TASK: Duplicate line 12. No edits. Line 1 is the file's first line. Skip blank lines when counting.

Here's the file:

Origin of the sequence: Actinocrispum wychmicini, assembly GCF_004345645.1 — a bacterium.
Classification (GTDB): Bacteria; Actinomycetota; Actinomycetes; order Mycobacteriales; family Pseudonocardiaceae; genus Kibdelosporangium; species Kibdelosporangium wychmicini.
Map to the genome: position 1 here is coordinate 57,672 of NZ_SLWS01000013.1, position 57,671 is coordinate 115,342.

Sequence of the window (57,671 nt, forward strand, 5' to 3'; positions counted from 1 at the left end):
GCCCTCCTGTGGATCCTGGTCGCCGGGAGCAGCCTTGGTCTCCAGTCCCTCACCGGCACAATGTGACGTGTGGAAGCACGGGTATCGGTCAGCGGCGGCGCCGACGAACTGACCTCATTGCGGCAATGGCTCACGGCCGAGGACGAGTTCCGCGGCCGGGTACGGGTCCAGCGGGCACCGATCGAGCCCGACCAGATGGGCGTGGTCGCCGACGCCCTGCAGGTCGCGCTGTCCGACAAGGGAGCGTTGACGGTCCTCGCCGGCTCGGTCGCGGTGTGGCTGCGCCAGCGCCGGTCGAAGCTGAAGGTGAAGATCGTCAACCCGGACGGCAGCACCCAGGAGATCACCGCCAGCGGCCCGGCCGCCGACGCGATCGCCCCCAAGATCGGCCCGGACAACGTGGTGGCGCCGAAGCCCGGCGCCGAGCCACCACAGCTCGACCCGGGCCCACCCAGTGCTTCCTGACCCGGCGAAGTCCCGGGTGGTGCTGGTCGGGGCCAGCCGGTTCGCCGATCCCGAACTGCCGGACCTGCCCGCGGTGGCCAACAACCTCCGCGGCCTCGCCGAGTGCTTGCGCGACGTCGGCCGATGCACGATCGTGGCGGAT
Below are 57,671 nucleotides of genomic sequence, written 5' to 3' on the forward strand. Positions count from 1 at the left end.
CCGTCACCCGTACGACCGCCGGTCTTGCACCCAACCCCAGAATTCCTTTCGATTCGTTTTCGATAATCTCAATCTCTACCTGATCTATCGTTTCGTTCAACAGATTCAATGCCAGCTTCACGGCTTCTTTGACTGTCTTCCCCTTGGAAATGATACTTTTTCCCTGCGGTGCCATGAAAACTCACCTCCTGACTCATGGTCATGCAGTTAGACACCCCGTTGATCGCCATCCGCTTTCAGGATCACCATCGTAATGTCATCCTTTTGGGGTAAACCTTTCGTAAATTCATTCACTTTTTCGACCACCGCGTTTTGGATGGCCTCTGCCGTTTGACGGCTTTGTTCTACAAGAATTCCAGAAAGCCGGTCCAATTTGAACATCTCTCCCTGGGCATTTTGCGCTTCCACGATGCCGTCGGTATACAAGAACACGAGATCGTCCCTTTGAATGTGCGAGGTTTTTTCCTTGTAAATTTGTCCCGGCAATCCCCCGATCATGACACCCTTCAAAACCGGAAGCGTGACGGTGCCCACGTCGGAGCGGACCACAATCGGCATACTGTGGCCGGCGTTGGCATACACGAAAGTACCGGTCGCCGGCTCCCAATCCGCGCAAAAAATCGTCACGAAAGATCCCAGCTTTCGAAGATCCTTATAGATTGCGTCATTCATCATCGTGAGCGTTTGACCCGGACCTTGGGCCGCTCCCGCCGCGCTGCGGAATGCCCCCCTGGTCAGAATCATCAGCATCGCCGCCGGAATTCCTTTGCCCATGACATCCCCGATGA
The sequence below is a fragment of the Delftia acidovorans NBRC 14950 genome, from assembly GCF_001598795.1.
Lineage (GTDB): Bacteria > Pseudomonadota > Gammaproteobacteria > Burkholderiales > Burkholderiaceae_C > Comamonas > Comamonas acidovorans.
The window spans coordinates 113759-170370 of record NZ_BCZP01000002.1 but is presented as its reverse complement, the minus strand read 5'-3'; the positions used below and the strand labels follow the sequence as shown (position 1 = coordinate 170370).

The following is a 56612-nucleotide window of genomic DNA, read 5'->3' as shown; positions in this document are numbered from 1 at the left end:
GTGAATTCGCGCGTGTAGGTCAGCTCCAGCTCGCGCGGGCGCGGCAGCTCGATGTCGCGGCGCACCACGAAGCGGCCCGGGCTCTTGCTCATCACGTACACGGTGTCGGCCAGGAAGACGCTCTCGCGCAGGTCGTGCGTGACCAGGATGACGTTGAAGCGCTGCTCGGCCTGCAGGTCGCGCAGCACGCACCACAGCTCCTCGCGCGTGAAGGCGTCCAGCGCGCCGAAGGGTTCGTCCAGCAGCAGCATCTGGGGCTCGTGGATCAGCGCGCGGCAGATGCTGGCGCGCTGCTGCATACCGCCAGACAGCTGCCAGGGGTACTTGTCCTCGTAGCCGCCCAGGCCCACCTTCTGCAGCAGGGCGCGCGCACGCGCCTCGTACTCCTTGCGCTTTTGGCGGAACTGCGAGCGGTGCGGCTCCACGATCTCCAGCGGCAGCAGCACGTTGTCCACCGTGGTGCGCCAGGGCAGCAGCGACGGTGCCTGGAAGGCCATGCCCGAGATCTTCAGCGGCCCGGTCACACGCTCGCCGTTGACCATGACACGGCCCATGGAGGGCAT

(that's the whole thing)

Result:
GTGAATTCGCGCGTGTAGGTCAGCTCCAGCTCGCGCGGGCGCGGCAGCTCGATGTCGCGGCGCACCACGAAGCGGCCCGGGCTCTTGCTCATCACGTACACGGTGTCGGCCAGGAAGACGCTCTCGCGCAGGTCGTGCGTGACCAGGATGACGTTGAAGCGCTGCTCGGCCTGCAGGTCGCGCAGCACGCACCACAGCTCCTCGCGCGTGAAGGCGTCCAGCGCGCCGAAGGGTTCGTCCAGCAGCAGCATCTGGGGCTCGTGGATCAGCGCGCGGCAGATGCTGGCGCGCTGCTGCATACCGCCAGACAGCTGCCAGGGGTACTTGTCCTCGTAGCCGCCCAGGCCCACCTTCTGCAGCAGGGCGCGCGCACGCGCCTCGTACTCCTTGCGCTTTTGGCGGAACTGCGAGCGGTGCGGCTCCACGATCTCCAGCGGCAGCAGCACGTTGTCCACCGTGGTGCGCCAGGGCAGCAGCGACGGTGCCTGGAAGGCCATGCCCGAGATCTTCAGCGGCCCGGTCACACGCTCGCCGTTGACCATGACACGGCCCATGGAGGGCAT